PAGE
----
Many people know Alex Winter as the iconic character Bill S. Preston, Esq. from the hit Bill & Ted’s Excellent Adventure and its sequels, but over the past few decades, Alex has become a prolific director of several TV, film and documentary projects. Alex was a child actor, with roles on Broadway, film and television, shooting his own projects on a wind-up 16 mm Bolex camera in his spare time. As a young actor, he followed cinematographer Michael Chapman (Jaws, Raging Bull, Taxi Driver) around on the set of The Lost Boys whenever he had downtime. After graduating from NYU film school, Alex and creative partners Tom Stern and Tim Burns created The Idiot Box, a sketch comedy show for MTV. They had creative control but not much money, so Alex, Stern and Burns moved on, making their own comedic film, Freaked, which has become a cult favorite. Alex went on to shoot and direct several music videos for bands like The Red Hot Chili Peppers and Helmet. For his most recent documentary film, Showbiz Kids, Alex found his personal experience and sensitivity as a fellow child actor immensely helpful for interviewing his subjects. The film profiles actors Evan Rachel Wood, Wil Wheaton, Henry Thomas, Mara Wilson, Todd Bridges, Milla Jovovich, Jada Pinkett Smith, the late Cameron Boyce and Diana Serra Cary (“Baby Peggy”) who tell their own stories and Hollywood experiences, bad and good, of growing up as child actors. The doc also follows two aspiring child stars as they try to break into the business or further their careers. For his upcoming documentary Zappa, Alex wanted to tell the definitive story of Frank Zappa’s life and work. With the cooperation of the Zappa family, he had unprecedented access to Frank Zappa’s home movies and recordings. Alex will also be seen acting once again as Bill with buddy Keanu Reeves in Bill & Ted Face The Music, as soon as a release date is set.

Find Alex Winter: http://alexwinter.com/
Instagram: @alxwinter
Twitter: @Winter
See Showbiz Kids on HBO: https://www.hbo.com/documentaries/showbiz-kids
Zappa, coming soon: http://www.zappamovie.com/about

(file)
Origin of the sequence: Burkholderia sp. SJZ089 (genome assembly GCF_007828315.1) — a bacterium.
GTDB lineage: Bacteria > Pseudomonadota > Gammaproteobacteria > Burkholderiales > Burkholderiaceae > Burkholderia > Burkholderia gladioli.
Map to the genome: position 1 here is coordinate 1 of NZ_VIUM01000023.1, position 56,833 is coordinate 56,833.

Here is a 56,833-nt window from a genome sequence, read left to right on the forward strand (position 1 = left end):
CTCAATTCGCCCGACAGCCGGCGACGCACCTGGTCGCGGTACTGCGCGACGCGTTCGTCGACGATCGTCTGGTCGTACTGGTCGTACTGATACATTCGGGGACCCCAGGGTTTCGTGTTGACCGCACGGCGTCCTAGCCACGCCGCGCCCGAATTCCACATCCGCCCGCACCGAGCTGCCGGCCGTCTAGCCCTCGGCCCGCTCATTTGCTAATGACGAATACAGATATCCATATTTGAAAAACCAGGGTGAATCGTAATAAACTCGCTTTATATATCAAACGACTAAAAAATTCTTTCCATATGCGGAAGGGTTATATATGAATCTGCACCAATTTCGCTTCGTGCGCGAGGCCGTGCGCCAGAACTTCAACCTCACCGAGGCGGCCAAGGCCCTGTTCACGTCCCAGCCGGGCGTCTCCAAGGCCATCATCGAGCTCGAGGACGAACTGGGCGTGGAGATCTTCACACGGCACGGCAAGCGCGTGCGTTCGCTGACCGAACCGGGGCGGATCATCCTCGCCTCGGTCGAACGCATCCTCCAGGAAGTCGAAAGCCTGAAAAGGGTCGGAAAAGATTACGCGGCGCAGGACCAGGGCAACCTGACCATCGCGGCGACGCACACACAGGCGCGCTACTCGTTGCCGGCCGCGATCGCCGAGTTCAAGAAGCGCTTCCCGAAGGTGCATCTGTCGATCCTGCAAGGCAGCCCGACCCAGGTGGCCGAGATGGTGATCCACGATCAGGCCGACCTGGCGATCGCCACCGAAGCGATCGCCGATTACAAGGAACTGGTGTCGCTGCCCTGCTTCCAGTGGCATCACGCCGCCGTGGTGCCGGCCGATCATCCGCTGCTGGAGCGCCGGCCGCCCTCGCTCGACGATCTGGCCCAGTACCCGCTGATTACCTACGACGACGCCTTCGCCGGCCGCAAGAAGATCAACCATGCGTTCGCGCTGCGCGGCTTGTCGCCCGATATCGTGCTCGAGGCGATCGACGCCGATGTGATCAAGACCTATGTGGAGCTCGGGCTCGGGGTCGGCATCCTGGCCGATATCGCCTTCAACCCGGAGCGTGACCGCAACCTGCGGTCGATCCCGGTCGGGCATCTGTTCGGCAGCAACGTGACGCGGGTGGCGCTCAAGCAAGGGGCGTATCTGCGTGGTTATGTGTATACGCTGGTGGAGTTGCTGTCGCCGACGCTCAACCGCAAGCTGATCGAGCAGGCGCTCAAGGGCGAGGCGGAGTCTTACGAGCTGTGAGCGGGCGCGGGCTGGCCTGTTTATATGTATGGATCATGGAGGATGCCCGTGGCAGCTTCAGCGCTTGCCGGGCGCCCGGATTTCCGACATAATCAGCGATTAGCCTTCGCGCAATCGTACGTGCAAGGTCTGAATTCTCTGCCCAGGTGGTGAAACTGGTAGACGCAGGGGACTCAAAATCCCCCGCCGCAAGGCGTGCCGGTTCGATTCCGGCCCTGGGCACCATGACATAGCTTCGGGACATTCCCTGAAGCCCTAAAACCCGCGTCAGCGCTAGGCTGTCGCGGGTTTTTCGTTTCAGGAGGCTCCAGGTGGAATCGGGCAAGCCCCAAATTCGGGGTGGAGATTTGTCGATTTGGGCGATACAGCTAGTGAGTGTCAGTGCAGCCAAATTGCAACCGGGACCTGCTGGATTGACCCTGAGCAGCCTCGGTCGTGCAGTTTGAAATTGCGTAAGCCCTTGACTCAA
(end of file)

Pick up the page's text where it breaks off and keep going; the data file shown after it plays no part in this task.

Find out even more about this episode, with extensive show notes and links: https://camnoir.com/ep84/

Sponsored by Hot Rod Cameras: www.hotrodcameras.com
Website: www.camnoir.com
Facebook: @cinepod
Instagram: @thecinepod
Twitter: @ShortEndz

July 2, 2020

Serengeti director/producer John Downer and DP Richard Jones on the Discovery Channel series, the challenges and new technologies for shooting wildlife documentaries

The Cinematography Podcast Episode 81: John Downer and Richard Jones

Director John Downer and cinematographer Richard Jones have always had a love of animals. John went to work for the BBC after film school and quickly moved into the BBC Natural History division. Richard grew up in Kenya and started out in the film industry, then went to work with a wildlife filmmaker in Botswana, soon picking up a camera and teaching himself. They both agree that to be a good wildlife documentarian, it’s important to spend a great deal of time around the animals, in order to understand and anticipate what they are going to do and capture it on camera. For the Discovery Channel/BBC series Serengeti, John and Richard felt for the first time that all the camera technology was finally advanced enough to capture the true nature of the animal’s lives. They were able to use small, high quality hidden remote cameras that are durable and “lion proof,” as well as a special array of cameras with long lenses on a stabilization system attached to their vehicles, so Richard could shoot while the jeep was driving. While wild animals are definitely not directable, John and Richard knew what wildlife they wanted to follow as characters with the script following the changing seasons as an overarching story plotline. Serengeti follows the interconnected stories of a cast of savannah animals over one year, capturing the drama of the wildlife up close. It was important for John and producer Simon Fuller to show that animals are a lot like us and we are all in this world together.

See Serengeti on Discovery GO: https://go.discovery.com/tv-shows/serengeti/
Find John Downer: http://jdp.co.uk/
Find Richard Jones: http://rmjfilming.com/

Find out even more about this episode, with extensive show notes and links: https://camnoir.com/ep81/

Sponsored by Hot Rod Cameras www.hotrodcameras.com

Website: www.camnoir.com
Facebook: @cinepod
Instagram: @thecinepod
Twitter: @ShortEndz